We have looked at access, engagement, and performance in the context of online learning. What we have seen is that, while there are some benefits to online learning, it cannot yet replace traditional learning in the classroom without a serious overhaul and greater investment. As many have imagined, perhaps we can create a hybrid system that incorporates the best of both modes of learning.
 Keenan Sorokan, Pandemic Shifting Learning Environments at Sask. Universities (23 January 2021), online: 650CKOM <https://www.ckom.com/2021/01/23/pandemic-shifting-learning-environments-at-sask-universities/>.
 Lynn Giesbrecht, Pandemic Reshaping How Sask. Universities Think About the Future (28 December 2020) online: The Leader Post <https://leaderpost.com/news/local-news/pandemic-reshaping-how-sask-universities-think-about-the-future>.
 Gloria Tam & Diana El-Azar, 3 Ways the Coronavirus Pandemic Could Reshape Education (13 March 2020), online: World Economic Forum <https://www.weforum.org/agenda/2020/03/3-ways-coronavirus-is-reshaping-education-and-what-changes-might-be-here-to-stay>.
 Heather C. Hill, Remote Learning Cuts Into Attendance, Here are Remedies (03 December 2020), online: Education Week <https://www.edweek.org/leadership/opinion-remote-learning-cuts-into-attendance-here-are-remedies/2020/12>.
 Chantel Roddy et al., Applying Best Practice Online Learning, Teaching, and Support to Intensive Online Environments: An Integrative Review (21 November 2017), online: Frontiers in Education <https://www.frontiersin.org/articles/10.3389/feduc.2017.00059/full>.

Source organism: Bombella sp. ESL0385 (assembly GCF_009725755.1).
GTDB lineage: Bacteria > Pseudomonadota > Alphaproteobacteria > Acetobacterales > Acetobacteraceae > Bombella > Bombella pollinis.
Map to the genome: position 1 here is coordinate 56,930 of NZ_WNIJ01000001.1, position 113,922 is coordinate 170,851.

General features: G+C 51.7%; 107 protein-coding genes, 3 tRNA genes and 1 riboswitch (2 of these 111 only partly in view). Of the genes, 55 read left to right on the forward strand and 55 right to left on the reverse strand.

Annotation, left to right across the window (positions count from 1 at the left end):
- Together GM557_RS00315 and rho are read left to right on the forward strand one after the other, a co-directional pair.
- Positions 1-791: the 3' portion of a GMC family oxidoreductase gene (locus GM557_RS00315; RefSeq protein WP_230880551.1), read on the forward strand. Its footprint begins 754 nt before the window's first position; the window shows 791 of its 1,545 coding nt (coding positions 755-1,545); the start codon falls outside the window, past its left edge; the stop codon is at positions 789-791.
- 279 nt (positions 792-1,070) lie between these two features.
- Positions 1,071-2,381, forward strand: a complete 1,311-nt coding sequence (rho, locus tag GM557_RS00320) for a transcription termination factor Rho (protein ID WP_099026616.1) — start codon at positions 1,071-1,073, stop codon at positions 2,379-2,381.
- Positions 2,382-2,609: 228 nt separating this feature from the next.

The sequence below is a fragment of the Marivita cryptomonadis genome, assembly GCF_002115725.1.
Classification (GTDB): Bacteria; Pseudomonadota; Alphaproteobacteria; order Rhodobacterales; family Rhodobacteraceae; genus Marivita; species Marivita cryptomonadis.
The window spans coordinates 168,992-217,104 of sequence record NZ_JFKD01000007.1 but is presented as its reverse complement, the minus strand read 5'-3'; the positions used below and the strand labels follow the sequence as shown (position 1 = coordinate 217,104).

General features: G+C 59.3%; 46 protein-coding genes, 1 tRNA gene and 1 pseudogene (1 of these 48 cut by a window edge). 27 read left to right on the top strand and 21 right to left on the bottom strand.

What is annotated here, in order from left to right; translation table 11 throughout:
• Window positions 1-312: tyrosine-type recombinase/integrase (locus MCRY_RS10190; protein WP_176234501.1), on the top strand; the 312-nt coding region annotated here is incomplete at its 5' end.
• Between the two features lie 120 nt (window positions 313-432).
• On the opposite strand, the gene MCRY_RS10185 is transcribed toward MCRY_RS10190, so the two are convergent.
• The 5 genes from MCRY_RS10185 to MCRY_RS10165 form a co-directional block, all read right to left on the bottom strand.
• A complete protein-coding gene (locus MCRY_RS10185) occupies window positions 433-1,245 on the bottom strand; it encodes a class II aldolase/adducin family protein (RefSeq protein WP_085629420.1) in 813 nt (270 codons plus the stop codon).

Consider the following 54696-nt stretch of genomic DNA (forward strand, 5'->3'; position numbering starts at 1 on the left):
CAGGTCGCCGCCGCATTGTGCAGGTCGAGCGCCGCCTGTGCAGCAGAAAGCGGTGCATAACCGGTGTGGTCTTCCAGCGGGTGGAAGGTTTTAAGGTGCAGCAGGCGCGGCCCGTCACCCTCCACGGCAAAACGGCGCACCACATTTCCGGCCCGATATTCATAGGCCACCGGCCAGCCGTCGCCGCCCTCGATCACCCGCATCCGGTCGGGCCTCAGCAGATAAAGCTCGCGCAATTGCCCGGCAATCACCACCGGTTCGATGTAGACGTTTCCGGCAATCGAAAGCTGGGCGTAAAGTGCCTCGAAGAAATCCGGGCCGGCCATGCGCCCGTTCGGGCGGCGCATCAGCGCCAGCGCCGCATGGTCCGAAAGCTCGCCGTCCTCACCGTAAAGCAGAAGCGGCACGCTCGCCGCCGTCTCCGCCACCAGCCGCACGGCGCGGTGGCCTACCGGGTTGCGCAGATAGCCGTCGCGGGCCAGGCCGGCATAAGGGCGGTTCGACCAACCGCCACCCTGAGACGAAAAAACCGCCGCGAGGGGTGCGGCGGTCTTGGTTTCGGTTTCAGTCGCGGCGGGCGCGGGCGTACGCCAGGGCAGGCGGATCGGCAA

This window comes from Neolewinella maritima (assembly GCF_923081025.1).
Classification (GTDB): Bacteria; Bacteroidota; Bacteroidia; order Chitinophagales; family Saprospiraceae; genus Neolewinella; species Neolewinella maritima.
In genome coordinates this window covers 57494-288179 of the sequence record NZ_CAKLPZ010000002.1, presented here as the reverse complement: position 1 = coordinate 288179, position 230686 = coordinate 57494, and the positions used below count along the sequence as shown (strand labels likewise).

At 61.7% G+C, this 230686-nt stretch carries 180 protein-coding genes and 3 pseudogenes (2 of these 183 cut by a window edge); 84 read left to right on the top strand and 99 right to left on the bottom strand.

Cathy Li & Farah Lalani, The COVID-19 Pandemic Has Changed Education Forever. This is How (29 April 2020), online: World Economic Forum <https://www.weforum.org/agenda/2020/04/coronavirus-education-global-covid19-online-digital-learning/>.
 Susanna Loeb, How Effective is Online Learning? What the Research Does and Doesn’t Tell Us (20 March 2020), online: Education Week <https://www.edweek.org/technology/opinion-how-effective-is-online-learning-what-the-research-does-and-doesnt-tell-us/2020/03>.
 Khadra Ahmed, “I’m Sorry That You Feel Uncomfortable by Me Asking You to Do Your Job:” Heated Debate Around Online Learning During GFC Meeting (28 January 2021), online: The Gateway Online <https://thegatewayonline.ca/2021/01/im-sorry-you-heated-debate-around-online-learning-sparked-during-gfc/>.